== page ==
Have you visited Boston? Do you have ancestors who lived or visited here? Since you’re reading a blog called Forgotten New England, chances are good that you, or someone on a branch of your family tree, has ridden Boston’s subway. Boston’s subway, or ‘the T’ as its locally known, makes a very walkable city even more accessible. The T is also the first, and oldest, subway system in the United States.
Much fanfare heralded the opening of the Tremont Street Subway, now part of the T’s Green Line route, during the months leading up to its opening on September 1, 1897. Prior to its opening, Tremont Street had been so thick with horsecars and foot traffic that residents of the city quipped that you could make better time walking across the tops of the electric cars and carriages than by trying your luck battling elbows, feet and horse traffic at street level. Residents of Boston were justifiably excited by the prospect of pushing all of that mess underground.
And that excitement appears to have lasted . . . one day. Like anything, the novelty soon wore off. As early as September 3 – two days after the opening of the Tremont Street Subway, a Boston Daily Globe reporter wrote that the number of passengers had already dropped on the subway. This development wasn’t entirely unwelcome. The crowds of curious “pleasure riders” hitching rides on the new subway cars had already begun to chafe at the evening rush-hour commuters just wanting to get home.
By the afternoon rush of the second full day of subway operations, the Boston Globe writer reported that subway cars coming through the Park Street station actually had room for people wishing to get on, and get off.
Perhaps hastening this “cooling off” in pleasure riding interest in Boston’s subway system were the cooling temperatures outside. As early September greeted Boston in 1897, temperatures dipped both outside, and in Boston’s subway system, which he described as ‘chilly’.
Oddly, another reason might have been the system’s exit turnstiles, which were called out as one of the system’s greatest inconveniences. Although they stood some seven or eight feet in height, no one could figure out their purpose. Fares were paid to conductors aboard the subway cars or through tickets that had already been purchased. The only purpose that the turnstiles seemed to serve, riders guessed, was to slow people’s exit from the subway, and to make the platforms even more crowded. With their considerable height, they obstructed the view past the exit and apparently resulted in some passengers being struck in the face by the revolving bars as they struggled to escape. In addition, at the Boylston Street station, the turnstiles at the Tremont Street side reached almost to the edge of the platform, leaving little room for passengers to negotiate their exit, as others were jockeying for prime positions for boarding the next incoming subway car.One other confusion persisted into the first week of subway operations. No one seemed to understand where the subway cars stopped on each platform. Riders waiting at the Park Street station lined the entire platform, not understanding that the incoming subway cars pulled as far ahead as possible. As the slowing cars pulled ahead of the waiting passengers, they then scurried down the platform to board their cars, not ‘paying much attention to any who happened to be standing in their way.’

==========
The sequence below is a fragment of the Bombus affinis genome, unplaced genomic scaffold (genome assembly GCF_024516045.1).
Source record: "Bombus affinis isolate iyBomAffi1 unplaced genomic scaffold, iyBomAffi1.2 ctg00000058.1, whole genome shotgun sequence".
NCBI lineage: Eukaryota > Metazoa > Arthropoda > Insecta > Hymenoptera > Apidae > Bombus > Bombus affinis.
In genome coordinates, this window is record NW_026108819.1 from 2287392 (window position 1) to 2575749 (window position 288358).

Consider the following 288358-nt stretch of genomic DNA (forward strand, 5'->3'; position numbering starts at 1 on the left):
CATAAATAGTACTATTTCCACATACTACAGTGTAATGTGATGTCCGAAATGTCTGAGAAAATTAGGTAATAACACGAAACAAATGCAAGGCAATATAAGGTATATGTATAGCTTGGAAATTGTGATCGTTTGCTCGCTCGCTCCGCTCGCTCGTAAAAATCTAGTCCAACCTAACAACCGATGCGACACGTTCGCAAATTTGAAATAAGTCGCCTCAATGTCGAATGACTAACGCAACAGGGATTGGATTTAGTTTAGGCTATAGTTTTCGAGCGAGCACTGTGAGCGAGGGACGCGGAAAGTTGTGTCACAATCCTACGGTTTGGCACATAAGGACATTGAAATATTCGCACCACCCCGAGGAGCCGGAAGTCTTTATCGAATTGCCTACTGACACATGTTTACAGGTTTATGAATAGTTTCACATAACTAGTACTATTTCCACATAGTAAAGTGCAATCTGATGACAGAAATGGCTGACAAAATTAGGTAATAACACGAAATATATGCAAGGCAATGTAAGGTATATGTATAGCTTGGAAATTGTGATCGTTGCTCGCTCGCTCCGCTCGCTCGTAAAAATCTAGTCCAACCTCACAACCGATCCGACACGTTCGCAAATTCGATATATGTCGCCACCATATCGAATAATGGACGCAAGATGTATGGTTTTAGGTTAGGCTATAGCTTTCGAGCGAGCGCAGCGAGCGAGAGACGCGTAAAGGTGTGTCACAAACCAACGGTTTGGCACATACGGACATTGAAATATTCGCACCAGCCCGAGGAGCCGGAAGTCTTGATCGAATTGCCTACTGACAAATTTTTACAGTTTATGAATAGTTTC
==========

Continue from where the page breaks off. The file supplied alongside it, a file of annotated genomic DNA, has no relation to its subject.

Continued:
Maybe the subway experience of 1897 isn’t so much different from that of a modern-day commute. Boston’s Green Line route, even today, still retains a lot of its Victorian-era charm – some intentionally, through the placement of posters showing scenes of the Victorian-era city, and some not so intentionally, like the stop-and-go lurching of an electric car trolley that likely feels quite similar to what our ancestors experienced for the first time, more than a century ago, under the streets of Boston.
- If you were to walk . . . Boston’s Scollay Square and Tremont Street, 1895 (forgottennewengland.com)
- The Civility of the Past – Our Ancestors’ Experiences with Public Transport (forgottennewengland.com)